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FILE IMAGE. The so-called suitor's Skype account and email addresses were later traced to Nigeria.
If you're looking to date a beau in France or find a bride in Costa Rica, prosecutors are warning against international scam artists who they say are increasingly using dating websites to defraud victims with investment or loan swindles.
The Santa Clara County District Attorney's Elder Fraud Unit on Wednesday recently highlighted one of its recent investigations, where a Nigerian man was arrested in Turkey for allegedly defrauding a San Jose divorcee, whom he met on ChristianMingle.com.
The suspect - identified as - Wisdom Onokpite - befriended a 66-year-old San Jose divorcee on the Christian website and then allegedly conned her out of more than $500,000. Much of the money came from her retirement account and was obtained by refinancing her home, according to Deputy District Attorney Cherie Bourlard.
“Don’t loan or invest money with anyone you have never met and only know from a dating website,’’ Bourlard said in a statement. “It’s too easy to create a false identity, or steal someone else's identity, and use it on an online dating service.”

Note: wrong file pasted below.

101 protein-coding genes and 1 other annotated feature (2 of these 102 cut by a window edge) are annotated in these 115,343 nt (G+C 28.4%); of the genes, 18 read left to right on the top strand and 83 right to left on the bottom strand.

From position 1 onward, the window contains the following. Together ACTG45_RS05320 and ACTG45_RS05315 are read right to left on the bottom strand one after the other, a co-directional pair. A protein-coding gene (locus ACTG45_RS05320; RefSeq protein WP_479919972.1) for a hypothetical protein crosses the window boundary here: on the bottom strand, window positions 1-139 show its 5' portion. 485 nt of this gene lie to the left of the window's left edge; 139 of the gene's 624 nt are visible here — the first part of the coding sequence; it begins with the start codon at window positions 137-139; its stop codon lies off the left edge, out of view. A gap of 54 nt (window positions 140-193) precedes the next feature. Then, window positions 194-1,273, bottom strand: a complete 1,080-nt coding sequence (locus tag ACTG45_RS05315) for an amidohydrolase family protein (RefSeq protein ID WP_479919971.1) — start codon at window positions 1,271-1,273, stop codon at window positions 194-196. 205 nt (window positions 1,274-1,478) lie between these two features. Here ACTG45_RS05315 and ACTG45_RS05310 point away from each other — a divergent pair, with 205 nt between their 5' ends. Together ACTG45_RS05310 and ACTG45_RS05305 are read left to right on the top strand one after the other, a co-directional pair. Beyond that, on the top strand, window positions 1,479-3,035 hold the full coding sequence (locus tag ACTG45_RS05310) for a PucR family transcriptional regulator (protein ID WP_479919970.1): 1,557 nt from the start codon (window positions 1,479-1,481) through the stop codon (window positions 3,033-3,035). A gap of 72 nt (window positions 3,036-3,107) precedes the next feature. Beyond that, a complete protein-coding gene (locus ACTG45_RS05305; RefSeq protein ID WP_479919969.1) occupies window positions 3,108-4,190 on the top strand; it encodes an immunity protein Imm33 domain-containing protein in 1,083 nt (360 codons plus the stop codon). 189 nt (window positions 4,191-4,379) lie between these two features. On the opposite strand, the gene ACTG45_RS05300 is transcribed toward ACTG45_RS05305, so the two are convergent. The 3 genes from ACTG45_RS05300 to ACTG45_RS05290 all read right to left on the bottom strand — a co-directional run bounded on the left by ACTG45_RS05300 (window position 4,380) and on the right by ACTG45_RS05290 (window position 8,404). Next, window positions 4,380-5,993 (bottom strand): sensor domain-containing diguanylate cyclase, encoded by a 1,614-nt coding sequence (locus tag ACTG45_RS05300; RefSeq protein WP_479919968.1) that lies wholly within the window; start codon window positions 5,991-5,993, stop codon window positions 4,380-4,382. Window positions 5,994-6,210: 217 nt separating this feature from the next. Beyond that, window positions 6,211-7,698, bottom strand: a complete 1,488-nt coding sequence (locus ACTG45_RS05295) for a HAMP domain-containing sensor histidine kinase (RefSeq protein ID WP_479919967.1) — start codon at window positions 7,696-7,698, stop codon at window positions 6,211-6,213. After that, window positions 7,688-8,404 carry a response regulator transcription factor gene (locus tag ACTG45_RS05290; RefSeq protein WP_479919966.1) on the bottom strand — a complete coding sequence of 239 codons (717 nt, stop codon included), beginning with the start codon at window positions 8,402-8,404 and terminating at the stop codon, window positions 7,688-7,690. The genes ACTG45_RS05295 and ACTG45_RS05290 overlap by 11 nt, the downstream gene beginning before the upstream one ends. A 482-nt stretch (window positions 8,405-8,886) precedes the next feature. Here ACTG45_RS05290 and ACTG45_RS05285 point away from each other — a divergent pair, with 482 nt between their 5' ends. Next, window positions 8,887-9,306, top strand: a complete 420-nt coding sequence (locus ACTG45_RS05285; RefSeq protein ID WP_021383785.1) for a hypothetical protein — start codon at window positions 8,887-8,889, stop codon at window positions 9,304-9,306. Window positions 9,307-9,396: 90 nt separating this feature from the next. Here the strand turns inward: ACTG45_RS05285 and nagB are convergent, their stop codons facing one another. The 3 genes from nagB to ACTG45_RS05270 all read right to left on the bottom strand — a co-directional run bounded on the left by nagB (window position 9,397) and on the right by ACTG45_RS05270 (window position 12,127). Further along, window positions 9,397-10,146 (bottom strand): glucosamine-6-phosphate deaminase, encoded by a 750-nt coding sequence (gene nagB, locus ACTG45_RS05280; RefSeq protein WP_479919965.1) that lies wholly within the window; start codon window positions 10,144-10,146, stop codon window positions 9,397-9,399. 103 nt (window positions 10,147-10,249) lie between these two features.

Onokpite allegedly swindled the San Jose woman by claiming to be a British citizen working on a Scottish oil rig. After wooing her with phone calls, text messages, and sending her flowers, prosecutors said he asked the woman to invest or loan him money to operate his business, prosecutors said.
In fact, Onokpite had created a fake picture of himself and a fake business website, even listing the woman as a company official, Bourlard said. The suitor's Skype account and email addresses were later traced to Nigeria.
In the last transaction, the woman wired $200,000 to a Turkish bank account at the suspect's instructions. Upon discovering she had been defrauded, she contacted the Santa Clara County District Attorney's Office.
Bourlard, with the assistance of Investigator Tom Newland and Senior Paralegal Duane Shewaga, asked the bank to freeze these funds. The next day, when an associate of the suspect attempted to withdraw the funds, the bank alerted the Turkish National Police. They arrested and jailed Onokpite, a Nigerian national, who was attempting to withdraw the money. It was later discovered that Onokpite had entered Turkey using a false passport, prosecutors said.
Bourlard said the woman's $200,000 was eventually restored to her account, prosecutors said. Onokpite faces fraud and other charges in Turkey.